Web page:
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MLA Citation:

McKinlay, Patrick. "Political Hermeneutics as Pedagogy: Service Learning, Political Reflection, and Action" Paper presented at the annual meeting of the APSA Teaching and Learning Conference, San Jose Marriott, San Jose, California, Feb 22, 2008 <Not Available>. 2013-12-15 <http://citation.allacademic.com/meta/p245651_index.html>

APA Citation:

McKinlay, P. F. , 2008-02-22 "Political Hermeneutics as Pedagogy: Service Learning, Political Reflection, and Action" Paper presented at the annual meeting of the APSA Teaching and Learning Conference, San Jose Marriott, San Jose, California Online <PDF>. 2013-12-15 from http://citation.allacademic.com/meta/p245651_index.html

Publication Type: Conference Paper/Unpublished Manuscript
Abstract: Not unlike most of my colleagues, an objective for teaching political theory is to develop characteristics of reflective citizenship among one’s students. This is a particular challenge when one is offering a course focused on the general education curriculum. Amid the debates surrounding competing notions of citizenship, social capital, and political critique, political theory confronts the practical conditions of our age: profound cynicism about civic and political engagement. Does citizenship matter? Discussions of political participation yield manifold expression of apathy that verges on despair of the significance of the political. Even as one encourages students to consider a critical theory of citizenship, their own experience and observation of the political realm suggests not so much the irrelevance of political theory as much as suspicion of thought itself. This paper examines potential avenues for the challenge of teaching the political theory of citizenship against the current political malaise that militates against and dis-empowers our students and their efforts to imagine any form of authentic political action.

Hannah Arendt examines the self-concept of the citizen as the one who can rule and can also be ruled. The goal appears to be the creation of a consciousness on the part of the citizen that they are both the author as well as the subject of the laws. For that matter, the citizen is in-terested and inter-ested in the matters of the polis. That is, the citizen has personal self-defined interests, the basic political assumption of liberal pluralism. But what is more, the citizen also has a civic republican interest in the common good of the polis.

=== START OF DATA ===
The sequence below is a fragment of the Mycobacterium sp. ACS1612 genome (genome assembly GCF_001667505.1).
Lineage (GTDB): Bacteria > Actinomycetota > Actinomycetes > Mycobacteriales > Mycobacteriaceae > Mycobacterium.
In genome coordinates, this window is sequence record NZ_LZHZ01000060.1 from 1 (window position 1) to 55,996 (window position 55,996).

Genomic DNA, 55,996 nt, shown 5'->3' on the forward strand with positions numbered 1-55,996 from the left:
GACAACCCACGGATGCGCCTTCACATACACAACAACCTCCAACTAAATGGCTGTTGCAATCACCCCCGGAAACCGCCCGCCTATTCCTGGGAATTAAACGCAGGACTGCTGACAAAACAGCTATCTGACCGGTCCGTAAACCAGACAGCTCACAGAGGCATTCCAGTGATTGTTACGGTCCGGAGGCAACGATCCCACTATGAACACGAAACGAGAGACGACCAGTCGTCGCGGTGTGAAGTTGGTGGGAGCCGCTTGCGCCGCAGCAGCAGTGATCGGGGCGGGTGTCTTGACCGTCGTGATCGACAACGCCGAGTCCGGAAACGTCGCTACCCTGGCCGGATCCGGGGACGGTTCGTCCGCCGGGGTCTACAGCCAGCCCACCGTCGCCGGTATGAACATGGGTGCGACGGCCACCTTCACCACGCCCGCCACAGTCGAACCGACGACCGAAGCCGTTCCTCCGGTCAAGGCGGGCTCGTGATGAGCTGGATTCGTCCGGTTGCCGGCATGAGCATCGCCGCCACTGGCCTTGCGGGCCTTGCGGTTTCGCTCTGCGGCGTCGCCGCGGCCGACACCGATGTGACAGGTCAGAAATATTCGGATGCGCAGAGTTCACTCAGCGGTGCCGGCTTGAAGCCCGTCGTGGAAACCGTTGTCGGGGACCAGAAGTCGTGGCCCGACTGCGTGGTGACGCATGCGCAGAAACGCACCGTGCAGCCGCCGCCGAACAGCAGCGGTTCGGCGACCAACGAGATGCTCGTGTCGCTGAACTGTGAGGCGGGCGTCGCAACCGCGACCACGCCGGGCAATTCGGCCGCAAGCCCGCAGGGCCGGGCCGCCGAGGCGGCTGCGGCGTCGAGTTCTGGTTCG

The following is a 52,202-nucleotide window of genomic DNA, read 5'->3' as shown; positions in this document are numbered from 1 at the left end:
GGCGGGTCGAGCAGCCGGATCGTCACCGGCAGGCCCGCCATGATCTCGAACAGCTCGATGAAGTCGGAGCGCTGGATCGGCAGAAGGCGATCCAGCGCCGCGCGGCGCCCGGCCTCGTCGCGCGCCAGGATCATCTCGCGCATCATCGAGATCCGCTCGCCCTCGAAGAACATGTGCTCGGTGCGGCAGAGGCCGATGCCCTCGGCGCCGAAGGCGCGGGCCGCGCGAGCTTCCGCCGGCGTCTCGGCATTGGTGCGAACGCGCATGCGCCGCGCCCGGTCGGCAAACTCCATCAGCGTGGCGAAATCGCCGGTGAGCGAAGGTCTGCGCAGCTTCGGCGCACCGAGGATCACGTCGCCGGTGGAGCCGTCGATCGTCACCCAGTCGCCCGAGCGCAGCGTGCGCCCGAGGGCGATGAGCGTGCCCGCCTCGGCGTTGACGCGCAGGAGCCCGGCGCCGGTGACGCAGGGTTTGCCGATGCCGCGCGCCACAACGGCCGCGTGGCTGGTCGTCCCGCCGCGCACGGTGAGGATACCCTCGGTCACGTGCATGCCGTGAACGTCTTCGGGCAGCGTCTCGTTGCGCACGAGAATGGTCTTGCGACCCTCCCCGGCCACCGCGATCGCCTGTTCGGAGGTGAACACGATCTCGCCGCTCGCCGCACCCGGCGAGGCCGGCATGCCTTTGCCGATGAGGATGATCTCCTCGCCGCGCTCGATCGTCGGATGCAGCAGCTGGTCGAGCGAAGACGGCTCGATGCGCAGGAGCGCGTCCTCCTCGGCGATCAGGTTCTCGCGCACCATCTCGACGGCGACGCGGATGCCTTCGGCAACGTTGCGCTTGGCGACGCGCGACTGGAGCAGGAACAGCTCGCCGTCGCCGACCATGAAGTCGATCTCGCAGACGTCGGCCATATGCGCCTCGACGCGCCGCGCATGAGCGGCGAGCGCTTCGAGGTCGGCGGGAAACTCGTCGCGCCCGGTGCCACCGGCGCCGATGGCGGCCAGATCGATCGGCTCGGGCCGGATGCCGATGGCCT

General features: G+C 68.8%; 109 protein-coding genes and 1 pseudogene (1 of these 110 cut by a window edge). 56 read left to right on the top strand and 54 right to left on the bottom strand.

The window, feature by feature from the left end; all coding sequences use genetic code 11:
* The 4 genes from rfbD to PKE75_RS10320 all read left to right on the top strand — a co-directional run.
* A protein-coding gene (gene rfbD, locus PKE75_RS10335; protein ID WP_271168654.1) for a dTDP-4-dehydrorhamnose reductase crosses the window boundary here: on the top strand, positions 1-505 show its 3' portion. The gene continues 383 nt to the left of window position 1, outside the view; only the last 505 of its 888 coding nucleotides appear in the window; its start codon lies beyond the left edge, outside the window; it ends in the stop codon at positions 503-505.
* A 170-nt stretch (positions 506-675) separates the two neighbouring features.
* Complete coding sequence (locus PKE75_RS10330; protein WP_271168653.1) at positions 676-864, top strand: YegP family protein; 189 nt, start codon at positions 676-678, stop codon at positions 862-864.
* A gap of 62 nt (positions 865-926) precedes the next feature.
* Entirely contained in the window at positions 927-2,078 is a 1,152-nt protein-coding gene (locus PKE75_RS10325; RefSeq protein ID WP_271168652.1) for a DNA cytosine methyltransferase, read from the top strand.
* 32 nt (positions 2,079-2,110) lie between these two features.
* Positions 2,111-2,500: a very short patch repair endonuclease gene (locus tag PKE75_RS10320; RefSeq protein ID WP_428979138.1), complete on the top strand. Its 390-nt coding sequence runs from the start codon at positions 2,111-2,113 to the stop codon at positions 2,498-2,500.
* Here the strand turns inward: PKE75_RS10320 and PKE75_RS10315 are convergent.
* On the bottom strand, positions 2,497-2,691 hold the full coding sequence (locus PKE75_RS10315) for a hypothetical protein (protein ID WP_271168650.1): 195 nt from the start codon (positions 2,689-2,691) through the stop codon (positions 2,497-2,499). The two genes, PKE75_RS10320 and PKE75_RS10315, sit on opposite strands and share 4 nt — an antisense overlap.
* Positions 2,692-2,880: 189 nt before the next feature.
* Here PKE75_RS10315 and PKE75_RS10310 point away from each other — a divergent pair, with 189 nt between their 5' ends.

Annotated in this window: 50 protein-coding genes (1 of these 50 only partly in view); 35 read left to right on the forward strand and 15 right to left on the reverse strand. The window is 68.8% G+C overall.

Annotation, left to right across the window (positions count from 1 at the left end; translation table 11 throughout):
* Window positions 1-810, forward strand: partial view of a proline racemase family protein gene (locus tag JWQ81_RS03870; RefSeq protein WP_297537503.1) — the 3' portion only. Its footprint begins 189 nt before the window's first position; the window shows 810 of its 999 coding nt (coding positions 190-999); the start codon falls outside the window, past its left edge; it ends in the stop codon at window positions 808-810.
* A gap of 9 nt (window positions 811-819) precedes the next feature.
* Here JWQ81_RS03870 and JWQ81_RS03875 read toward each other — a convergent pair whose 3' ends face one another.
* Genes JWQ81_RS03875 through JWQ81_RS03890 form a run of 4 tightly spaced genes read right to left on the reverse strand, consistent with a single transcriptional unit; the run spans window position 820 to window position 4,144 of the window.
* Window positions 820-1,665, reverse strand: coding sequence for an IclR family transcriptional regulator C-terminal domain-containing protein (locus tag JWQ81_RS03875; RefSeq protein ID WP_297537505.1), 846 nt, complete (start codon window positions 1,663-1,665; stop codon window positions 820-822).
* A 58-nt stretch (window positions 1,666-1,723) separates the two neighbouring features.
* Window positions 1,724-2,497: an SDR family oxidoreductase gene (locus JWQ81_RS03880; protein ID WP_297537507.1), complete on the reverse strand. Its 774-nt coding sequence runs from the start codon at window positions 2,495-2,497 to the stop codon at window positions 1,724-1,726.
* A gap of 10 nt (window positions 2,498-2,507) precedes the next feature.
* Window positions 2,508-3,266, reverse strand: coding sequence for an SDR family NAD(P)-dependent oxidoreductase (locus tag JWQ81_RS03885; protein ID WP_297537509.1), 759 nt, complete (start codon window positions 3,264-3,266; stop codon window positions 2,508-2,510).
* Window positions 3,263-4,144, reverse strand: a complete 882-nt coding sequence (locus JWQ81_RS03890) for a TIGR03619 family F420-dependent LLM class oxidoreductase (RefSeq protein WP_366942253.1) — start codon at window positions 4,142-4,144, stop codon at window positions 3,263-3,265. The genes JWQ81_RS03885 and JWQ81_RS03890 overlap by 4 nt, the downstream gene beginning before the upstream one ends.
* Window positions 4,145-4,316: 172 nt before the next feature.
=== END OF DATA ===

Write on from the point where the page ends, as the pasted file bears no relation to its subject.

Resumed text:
For the past three years, I have offered a course in POLS 182 Citizenship that utilizes service learning pedagogy to facilitate a process by which the students can reflect on their own citizenship and perhaps attain a certain “consciousness” of it. This presentation will focus on my assessment of the learning outcomes demonstrated by my students in this general education course. In particular, I will discuss a variety of issues associated with student learning including: critical reflection as part of the service experience; awareness of social and economic issues affiliated with the service experience; and not least, student conceptions of citizenship as expressed in their final projects as well as other student products. What does it mean for these students to become “conscious” citizens? The longer term research question I introduce in the presentation is: do they, in fact, become active citizens?